An art born in the heart of a humanist home


This school, where Erasmus spent several years in the next generation, helped to create a humanist centre that was also supported by the various printers established in the city. In 1484, Gerard van der Leempt published a strange work, The Vision of Tundal, written by the Irish monk Marcus de Cashel (12th-13th centuries), an account of a journey into the afterlife, many passages of which are reflected in the painter's works. These printers published devotional texts and letters of indulgence as well as classical and humanist writers. Erasmus' great work, In Praise of Madness, was not published until after the painter's death, but The Ship of Fools by Sebastian Brant, one of Erasmus' models, was published in Dutch as early as 1500, and the painting of the same name in the Louvre refers explicitly to it.


Hieronymus Bosch and workshop work

We do not know how Bosch's workshop functioned, but there is every reason to believe that he continued the family tradition, working with his father, his uncles, his elder brother Goessen and his nephew Anthonius Goessens, all painters. Archival documents also mention apprentices. The underlying design of the panels, revealed by modern techniques, betrays the intervention of several hands on some of his works. "The collaboration on an equal footing of masters who were clearly not equal in talent must have been part of the daily practice of Bosch's family workshop," writes Bernard Vermet (in Jérôme Bosch, l'œuvre complet, éditions Ludion/Flammarion, 2002).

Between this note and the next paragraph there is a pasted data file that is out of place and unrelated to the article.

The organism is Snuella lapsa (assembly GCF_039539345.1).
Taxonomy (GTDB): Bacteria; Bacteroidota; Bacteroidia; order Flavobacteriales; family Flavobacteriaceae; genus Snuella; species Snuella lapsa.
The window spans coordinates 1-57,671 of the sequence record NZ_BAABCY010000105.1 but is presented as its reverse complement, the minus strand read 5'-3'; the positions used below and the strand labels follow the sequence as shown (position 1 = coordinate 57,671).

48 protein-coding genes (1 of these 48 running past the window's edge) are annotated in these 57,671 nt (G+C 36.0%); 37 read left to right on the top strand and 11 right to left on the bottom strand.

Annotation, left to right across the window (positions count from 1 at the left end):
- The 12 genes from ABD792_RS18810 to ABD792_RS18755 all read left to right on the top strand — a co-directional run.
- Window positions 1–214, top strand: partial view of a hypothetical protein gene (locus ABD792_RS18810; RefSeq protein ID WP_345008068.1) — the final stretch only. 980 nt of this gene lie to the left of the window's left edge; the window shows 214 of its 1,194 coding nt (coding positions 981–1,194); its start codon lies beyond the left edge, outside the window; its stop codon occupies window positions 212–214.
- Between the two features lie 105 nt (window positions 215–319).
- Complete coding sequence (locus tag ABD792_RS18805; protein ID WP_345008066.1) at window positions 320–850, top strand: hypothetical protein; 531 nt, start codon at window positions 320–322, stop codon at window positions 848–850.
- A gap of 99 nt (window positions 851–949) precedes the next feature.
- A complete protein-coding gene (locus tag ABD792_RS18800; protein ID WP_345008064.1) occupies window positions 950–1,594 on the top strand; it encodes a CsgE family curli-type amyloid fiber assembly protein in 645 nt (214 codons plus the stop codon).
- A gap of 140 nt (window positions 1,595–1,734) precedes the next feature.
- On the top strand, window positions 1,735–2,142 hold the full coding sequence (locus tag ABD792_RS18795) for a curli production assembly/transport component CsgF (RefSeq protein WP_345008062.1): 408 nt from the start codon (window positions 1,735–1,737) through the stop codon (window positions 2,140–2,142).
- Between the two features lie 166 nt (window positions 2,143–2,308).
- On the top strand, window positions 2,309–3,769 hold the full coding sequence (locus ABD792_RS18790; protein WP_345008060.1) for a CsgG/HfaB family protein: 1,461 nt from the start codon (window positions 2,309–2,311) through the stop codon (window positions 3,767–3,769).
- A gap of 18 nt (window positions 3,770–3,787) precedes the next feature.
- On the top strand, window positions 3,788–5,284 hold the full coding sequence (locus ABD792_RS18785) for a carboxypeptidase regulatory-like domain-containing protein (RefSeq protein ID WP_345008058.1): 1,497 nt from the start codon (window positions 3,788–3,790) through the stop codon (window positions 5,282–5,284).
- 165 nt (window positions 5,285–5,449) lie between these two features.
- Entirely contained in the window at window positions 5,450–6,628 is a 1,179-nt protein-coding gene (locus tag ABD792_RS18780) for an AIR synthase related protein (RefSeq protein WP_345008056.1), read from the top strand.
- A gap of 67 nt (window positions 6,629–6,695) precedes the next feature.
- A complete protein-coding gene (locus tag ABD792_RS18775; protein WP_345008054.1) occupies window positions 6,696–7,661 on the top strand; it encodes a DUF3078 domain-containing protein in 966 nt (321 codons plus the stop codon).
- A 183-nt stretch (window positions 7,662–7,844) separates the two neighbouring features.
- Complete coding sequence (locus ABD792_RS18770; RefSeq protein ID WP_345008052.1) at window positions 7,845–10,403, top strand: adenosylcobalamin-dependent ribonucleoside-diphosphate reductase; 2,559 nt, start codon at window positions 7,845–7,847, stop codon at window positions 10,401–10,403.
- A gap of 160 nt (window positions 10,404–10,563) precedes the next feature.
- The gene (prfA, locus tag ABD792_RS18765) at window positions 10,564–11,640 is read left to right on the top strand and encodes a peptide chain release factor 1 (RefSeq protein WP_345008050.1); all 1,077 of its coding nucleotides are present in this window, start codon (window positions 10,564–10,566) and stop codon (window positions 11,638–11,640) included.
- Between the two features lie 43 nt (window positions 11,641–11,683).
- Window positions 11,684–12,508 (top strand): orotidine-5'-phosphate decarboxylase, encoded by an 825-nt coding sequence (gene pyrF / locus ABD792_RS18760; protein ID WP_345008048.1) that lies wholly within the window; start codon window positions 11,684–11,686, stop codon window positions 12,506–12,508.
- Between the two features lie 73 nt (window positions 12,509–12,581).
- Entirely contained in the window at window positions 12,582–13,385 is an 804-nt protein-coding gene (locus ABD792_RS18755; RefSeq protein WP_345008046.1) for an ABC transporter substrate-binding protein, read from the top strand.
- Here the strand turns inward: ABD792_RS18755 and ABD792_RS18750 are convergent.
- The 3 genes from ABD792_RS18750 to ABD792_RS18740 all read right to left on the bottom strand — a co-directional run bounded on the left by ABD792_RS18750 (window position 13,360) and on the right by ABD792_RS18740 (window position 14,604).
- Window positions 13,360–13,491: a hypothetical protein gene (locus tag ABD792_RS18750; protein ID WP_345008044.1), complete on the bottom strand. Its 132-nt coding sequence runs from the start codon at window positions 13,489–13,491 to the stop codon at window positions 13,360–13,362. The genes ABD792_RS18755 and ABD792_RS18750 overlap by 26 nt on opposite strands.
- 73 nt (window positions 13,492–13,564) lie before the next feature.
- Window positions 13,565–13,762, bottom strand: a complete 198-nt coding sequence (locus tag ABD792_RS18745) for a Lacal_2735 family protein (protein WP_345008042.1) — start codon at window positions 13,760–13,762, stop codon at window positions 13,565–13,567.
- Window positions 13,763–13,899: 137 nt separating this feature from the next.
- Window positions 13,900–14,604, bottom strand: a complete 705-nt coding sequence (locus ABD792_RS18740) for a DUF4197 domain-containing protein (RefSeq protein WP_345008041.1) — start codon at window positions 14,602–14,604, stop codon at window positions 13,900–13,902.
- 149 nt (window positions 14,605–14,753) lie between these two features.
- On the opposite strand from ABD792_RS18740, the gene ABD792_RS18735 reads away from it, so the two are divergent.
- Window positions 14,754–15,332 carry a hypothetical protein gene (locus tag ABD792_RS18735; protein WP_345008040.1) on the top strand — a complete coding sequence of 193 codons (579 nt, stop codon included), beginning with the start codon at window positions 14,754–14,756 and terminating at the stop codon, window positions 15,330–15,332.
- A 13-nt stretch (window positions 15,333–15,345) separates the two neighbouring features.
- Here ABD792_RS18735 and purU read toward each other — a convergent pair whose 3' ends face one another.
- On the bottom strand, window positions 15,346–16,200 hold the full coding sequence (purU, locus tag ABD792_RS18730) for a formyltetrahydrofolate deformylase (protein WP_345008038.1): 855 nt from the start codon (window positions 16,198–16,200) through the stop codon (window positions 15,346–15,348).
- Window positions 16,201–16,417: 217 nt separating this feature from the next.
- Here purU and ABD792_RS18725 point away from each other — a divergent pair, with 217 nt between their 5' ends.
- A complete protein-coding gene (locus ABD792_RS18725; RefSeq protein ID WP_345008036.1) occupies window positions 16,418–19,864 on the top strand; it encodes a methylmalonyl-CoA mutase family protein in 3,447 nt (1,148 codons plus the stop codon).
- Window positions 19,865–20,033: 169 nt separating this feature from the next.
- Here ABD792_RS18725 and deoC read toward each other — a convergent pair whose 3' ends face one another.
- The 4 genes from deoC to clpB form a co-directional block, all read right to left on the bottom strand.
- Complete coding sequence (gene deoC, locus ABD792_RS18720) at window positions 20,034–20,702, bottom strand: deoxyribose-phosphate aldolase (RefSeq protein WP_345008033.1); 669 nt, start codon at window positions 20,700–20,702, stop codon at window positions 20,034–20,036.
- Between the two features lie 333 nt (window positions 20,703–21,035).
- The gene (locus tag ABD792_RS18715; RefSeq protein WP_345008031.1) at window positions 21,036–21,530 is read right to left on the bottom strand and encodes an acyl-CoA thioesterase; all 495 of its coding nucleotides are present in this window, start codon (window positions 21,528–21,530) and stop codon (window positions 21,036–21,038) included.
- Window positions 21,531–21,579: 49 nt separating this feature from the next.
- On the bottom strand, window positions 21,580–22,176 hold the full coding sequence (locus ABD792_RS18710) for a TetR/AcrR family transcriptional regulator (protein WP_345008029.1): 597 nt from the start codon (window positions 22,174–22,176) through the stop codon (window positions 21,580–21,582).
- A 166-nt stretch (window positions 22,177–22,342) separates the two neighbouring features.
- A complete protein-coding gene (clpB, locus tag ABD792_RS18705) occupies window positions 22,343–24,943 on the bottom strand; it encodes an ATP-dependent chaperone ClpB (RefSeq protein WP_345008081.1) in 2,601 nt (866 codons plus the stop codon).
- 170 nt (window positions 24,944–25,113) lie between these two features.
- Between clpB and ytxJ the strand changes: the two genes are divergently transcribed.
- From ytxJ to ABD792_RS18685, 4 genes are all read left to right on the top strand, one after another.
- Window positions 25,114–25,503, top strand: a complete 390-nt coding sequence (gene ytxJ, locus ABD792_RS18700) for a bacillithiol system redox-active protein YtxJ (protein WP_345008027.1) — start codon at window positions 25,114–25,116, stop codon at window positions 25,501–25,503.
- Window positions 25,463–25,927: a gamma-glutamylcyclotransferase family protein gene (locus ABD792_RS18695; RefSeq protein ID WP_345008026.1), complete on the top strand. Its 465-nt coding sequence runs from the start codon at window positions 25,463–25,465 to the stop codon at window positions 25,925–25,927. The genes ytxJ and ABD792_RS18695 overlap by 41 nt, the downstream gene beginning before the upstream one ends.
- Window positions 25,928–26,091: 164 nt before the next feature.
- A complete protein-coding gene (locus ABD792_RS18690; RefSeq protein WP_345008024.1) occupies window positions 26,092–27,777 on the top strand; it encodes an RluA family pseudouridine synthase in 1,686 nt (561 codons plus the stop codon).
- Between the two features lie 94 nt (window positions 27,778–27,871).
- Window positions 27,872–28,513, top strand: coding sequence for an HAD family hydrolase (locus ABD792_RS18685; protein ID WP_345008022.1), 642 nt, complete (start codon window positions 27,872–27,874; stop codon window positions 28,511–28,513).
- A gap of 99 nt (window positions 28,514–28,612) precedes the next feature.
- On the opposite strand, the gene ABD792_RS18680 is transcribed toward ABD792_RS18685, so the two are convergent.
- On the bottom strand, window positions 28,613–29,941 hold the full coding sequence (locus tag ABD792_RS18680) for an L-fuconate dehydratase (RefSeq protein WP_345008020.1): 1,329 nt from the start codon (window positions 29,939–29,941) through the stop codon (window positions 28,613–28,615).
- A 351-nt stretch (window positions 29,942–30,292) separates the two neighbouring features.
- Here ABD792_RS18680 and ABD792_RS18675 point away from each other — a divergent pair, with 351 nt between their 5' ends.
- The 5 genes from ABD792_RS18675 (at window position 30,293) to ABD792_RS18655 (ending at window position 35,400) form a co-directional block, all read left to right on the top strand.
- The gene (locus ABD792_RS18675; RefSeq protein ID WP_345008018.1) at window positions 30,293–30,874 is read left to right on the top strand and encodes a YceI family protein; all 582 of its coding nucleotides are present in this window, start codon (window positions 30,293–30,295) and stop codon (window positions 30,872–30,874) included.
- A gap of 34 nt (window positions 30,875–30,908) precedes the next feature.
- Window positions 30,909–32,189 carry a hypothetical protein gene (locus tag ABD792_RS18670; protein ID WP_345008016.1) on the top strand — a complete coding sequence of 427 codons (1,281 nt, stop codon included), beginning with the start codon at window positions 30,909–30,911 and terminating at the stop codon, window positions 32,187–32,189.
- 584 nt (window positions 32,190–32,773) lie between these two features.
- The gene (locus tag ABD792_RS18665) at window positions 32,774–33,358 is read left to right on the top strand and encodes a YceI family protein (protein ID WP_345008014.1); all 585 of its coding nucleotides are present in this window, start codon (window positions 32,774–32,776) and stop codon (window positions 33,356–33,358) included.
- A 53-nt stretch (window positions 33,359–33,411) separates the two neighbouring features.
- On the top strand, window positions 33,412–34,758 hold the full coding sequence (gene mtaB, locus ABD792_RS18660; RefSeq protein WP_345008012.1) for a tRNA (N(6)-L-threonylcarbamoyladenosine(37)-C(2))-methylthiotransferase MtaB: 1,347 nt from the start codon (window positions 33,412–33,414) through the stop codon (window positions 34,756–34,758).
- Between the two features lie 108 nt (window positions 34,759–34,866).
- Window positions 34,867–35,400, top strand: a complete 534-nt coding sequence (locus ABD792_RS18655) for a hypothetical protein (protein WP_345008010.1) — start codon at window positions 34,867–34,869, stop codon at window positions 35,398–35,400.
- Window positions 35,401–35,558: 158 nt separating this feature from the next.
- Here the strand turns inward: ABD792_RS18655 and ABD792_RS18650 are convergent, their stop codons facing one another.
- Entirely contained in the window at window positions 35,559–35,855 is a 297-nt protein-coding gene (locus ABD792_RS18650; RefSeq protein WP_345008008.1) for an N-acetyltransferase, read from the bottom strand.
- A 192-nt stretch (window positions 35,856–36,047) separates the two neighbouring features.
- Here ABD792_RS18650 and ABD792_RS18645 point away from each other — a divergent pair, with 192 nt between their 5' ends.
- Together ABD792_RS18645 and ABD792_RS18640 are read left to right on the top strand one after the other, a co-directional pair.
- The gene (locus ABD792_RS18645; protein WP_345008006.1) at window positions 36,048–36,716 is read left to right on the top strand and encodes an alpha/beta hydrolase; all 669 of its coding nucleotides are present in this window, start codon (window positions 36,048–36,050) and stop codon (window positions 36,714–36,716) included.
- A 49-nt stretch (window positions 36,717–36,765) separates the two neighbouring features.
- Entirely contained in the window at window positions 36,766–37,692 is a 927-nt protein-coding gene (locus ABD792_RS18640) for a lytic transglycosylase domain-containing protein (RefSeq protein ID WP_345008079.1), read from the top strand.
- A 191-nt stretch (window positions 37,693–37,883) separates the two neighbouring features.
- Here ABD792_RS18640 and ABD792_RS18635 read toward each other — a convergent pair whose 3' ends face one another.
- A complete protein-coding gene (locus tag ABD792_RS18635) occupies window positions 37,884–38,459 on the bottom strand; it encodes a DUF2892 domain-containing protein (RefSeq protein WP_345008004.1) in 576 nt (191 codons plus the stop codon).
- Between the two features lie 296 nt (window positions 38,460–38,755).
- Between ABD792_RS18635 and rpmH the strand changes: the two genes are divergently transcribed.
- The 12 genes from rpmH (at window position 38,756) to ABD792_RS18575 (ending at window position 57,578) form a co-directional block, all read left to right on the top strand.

The Excision of the Stone of Madness, ca. 1510-20, oil on wood, 48.8 x 34.6 cm, Madrid, Museo Nacional del Prado.


Phantom commissioners


Who did the master work for? It is known that the church of San Juan housed several altarpieces painted by him, including the one for the Confraternity of Our Lady, of which only two small panels remain. The Saint John the Baptist (now in Madrid) had a portrait of the commissioner under the gigantic plant that later covered it: this was probably Jan van Vladeracken, sworn brother and provost in 1488-89. This "ghostly" patron is not the only one in Bosch's work: others have been found, under the repaints, in the Last Judgement in Vienna, the Crucified Martyrdom in Venice, or the Ecce Homo in Frankfurt.

The reason for these disappearances remains unknown. Were they caused by the painter himself - but for what reasons? Were they due to the politico-religious evolution of a region that became Calvinist with its attachment to the United Provinces in the 17th century? Or to commercial reasons? For Bosch's immense success, from his lifetime and throughout Europe, led to the dismantling of certain altarpieces and the transformation of the panels into autonomous pieces, on which the figure of the donor became superfluous...


Source: Manuel Jover Art Knowledge